Canada's Wild Salmon Policy: an Assessment of Conservation Progress

Peer reviewed: 
Yes, item is peer reviewed.
Scholarly level: 
Graduate student (PhD)
Final version published as: 

Price, M.H.H., English, K.K., Rosenberger, A.G.G., MacDuffee, M., and Reynolds, J.D. 2017. Canada’s Wild Salmon Policy: An Assessment of Conservation Progress in British Columbia. Canadian Journal of Fisheries and Aquatic Sciences 74: 1507–1518.

Date created: 
Fisheries management
Conservation status
Stock assessment
Population recovery

Canada’s Policy for Conservation of Wild Pacific Salmon has been heralded as a transformative approach to the management of wild salmon whereby conservation is the highest priority. Given that changes to the Policy are under consideration, it is timely that we understand whether our state of knowledge and the status of wild salmon in Canada have indeed improved after its adoption in 2005. To answer these questions, we used two indices of improvement: (i) monitoring effort and (ii) abundance of spawning adults. Our results, based on data for all species from British Columbia’s north and central coasts, show that monitoring effort has continued to erode, abundance of spawning adults has significantly declined for several species, the status of many salmon Conservation Units are in zones of concern, and 42% of the Conservation Units that we assessed as Red (threatened) would have improved in status had the Canadian fishery been reduced. We conclude with recommendations to help improve our knowledge of the status of salmon and enable a robust and successfully implemented Wild Salmon Policy for the future.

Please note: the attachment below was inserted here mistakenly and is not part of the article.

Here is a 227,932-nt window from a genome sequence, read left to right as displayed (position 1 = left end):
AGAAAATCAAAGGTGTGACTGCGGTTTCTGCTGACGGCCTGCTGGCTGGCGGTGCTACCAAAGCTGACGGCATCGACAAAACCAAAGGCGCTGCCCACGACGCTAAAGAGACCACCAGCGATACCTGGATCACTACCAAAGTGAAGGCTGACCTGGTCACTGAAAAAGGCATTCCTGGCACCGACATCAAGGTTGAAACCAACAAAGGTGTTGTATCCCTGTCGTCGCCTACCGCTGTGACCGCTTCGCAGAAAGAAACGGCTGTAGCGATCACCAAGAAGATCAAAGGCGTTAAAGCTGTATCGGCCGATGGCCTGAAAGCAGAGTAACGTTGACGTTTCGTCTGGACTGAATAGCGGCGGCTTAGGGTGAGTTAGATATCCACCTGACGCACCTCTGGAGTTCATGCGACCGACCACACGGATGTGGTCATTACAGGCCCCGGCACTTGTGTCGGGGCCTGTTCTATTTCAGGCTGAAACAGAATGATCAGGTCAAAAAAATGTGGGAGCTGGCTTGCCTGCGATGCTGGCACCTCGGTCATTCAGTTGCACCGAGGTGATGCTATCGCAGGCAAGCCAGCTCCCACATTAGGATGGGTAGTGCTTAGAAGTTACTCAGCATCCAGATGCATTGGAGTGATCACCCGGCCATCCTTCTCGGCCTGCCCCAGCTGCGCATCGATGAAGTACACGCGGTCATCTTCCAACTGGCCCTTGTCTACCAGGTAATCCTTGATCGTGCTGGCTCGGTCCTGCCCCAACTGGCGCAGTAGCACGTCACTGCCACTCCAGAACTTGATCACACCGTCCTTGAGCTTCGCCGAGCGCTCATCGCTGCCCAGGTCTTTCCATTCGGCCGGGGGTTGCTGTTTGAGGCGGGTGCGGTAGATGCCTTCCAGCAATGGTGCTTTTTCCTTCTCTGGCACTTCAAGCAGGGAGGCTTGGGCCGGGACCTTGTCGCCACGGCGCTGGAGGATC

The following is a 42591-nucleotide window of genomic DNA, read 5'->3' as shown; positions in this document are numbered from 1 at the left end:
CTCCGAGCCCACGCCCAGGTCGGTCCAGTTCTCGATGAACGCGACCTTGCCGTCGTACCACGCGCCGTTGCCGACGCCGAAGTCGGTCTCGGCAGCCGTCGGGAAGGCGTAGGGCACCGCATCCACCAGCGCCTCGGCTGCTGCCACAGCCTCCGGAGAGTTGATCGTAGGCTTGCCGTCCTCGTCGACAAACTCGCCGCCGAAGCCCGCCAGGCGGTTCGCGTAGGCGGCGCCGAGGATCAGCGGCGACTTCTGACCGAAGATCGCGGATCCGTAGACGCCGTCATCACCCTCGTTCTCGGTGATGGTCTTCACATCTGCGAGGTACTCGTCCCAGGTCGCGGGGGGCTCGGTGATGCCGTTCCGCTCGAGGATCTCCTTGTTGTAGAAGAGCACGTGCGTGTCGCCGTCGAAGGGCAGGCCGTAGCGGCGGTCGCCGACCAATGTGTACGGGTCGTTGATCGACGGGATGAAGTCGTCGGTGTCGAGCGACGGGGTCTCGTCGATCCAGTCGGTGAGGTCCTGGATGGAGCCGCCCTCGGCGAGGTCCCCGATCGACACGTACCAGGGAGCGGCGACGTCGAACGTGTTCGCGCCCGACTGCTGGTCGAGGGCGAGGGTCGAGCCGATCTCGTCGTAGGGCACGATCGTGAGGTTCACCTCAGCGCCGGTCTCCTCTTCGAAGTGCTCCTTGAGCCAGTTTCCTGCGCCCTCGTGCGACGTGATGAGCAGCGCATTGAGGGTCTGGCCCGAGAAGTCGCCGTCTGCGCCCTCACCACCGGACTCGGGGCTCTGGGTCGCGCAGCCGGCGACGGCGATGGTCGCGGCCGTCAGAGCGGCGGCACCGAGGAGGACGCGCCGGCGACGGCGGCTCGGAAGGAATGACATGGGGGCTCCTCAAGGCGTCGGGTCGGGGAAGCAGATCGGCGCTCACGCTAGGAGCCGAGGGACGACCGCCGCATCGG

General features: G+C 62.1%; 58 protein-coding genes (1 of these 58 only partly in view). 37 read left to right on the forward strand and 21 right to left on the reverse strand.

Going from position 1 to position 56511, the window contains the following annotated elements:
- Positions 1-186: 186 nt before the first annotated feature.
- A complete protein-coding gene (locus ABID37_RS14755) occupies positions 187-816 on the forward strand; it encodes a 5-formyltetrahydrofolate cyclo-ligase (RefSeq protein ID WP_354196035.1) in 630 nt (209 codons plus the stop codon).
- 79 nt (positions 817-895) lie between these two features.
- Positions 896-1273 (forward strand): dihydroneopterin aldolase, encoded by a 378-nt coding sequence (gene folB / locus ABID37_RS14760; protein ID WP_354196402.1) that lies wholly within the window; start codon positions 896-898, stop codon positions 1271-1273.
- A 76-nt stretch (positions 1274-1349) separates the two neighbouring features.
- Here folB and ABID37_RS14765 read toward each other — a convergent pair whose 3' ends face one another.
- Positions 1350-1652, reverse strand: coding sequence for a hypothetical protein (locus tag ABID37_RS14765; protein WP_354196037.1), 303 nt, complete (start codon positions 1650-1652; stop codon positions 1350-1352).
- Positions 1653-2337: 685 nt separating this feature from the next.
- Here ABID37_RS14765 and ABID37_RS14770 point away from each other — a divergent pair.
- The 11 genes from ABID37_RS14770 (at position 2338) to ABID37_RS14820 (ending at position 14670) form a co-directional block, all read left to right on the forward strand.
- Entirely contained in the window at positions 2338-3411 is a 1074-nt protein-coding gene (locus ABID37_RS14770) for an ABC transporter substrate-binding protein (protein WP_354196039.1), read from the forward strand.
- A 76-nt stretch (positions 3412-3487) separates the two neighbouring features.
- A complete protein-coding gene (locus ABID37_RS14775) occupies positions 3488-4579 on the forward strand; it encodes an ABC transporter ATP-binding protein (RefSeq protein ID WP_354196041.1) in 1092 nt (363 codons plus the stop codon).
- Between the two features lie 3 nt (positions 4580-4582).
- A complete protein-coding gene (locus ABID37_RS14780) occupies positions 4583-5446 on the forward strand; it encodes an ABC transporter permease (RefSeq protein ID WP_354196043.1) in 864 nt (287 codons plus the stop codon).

Document type: 
Rights remain with the authors.
Natural Sciences and Engineering Research Council of Canada (NSERC)
Pacific Salmon Foundation
BC Leading Edge Endowment Fund